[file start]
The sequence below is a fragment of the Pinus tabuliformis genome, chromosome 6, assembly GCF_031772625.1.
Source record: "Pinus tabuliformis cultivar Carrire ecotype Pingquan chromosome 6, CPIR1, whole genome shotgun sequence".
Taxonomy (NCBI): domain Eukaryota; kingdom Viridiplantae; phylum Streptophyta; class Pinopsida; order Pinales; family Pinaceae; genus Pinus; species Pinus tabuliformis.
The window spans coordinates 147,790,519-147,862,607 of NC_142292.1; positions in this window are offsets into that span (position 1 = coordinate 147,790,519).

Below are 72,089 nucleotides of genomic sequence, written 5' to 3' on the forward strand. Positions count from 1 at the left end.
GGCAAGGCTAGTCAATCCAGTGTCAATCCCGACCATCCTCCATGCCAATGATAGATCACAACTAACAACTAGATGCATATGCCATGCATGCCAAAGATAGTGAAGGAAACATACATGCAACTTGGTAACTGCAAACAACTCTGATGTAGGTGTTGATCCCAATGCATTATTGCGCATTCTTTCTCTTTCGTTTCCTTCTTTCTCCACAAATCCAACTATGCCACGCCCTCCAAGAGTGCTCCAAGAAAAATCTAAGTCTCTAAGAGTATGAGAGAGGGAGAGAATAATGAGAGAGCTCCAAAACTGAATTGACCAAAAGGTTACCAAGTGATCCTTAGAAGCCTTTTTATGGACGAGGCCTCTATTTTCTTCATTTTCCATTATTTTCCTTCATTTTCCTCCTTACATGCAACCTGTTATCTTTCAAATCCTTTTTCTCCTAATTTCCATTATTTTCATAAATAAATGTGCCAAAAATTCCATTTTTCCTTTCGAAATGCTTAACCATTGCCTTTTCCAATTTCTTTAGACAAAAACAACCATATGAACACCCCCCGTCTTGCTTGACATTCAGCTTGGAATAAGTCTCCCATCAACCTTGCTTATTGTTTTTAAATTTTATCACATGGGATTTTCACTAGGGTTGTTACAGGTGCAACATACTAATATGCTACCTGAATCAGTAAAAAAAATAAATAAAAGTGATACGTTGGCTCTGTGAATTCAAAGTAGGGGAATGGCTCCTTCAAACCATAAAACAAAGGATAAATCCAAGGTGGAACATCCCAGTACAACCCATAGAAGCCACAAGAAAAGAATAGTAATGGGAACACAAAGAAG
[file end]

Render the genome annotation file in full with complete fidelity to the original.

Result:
The sequence below is a fragment of the Pinus tabuliformis genome, chromosome 6, assembly GCF_031772625.1.
Source record: "Pinus tabuliformis cultivar Carrire ecotype Pingquan chromosome 6, CPIR1, whole genome shotgun sequence".
Taxonomy (NCBI): domain Eukaryota; kingdom Viridiplantae; phylum Streptophyta; class Pinopsida; order Pinales; family Pinaceae; genus Pinus; species Pinus tabuliformis.
The window spans coordinates 147,790,519-147,862,607 of NC_142292.1; positions in this window are offsets into that span (position 1 = coordinate 147,790,519).

Below are 72,089 nucleotides of genomic sequence, written 5' to 3' on the forward strand. Positions count from 1 at the left end.
GGCAAGGCTAGTCAATCCAGTGTCAATCCCGACCATCCTCCATGCCAATGATAGATCACAACTAACAACTAGATGCATATGCCATGCATGCCAAAGATAGTGAAGGAAACATACATGCAACTTGGTAACTGCAAACAACTCTGATGTAGGTGTTGATCCCAATGCATTATTGCGCATTCTTTCTCTTTCGTTTCCTTCTTTCTCCACAAATCCAACTATGCCACGCCCTCCAAGAGTGCTCCAAGAAAAATCTAAGTCTCTAAGAGTATGAGAGAGGGAGAGAATAATGAGAGAGCTCCAAAACTGAATTGACCAAAAGGTTACCAAGTGATCCTTAGAAGCCTTTTTATGGACGAGGCCTCTATTTTCTTCATTTTCCATTATTTTCCTTCATTTTCCTCCTTACATGCAACCTGTTATCTTTCAAATCCTTTTTCTCCTAATTTCCATTATTTTCATAAATAAATGTGCCAAAAATTCCATTTTTCCTTTCGAAATGCTTAACCATTGCCTTTTCCAATTTCTTTAGACAAAAACAACCATATGAACACCCCCCGTCTTGCTTGACATTCAGCTTGGAATAAGTCTCCCATCAACCTTGCTTATTGTTTTTAAATTTTATCACATGGGATTTTCACTAGGGTTGTTACAGGTGCAACATACTAATATGCTACCTGAATCAGTAAAAAAAATAAATAAAAGTGATACGTTGGCTCTGTGAATTCAAAGTAGGGGAATGGCTCCTTCAAACCATAAAACAAAGGATAAATCCAAGGTGGAACATCCCAGTACAACCCATAGAAGCCACAAGAAAAGAATAGTAATGGGAACACAAAGAAG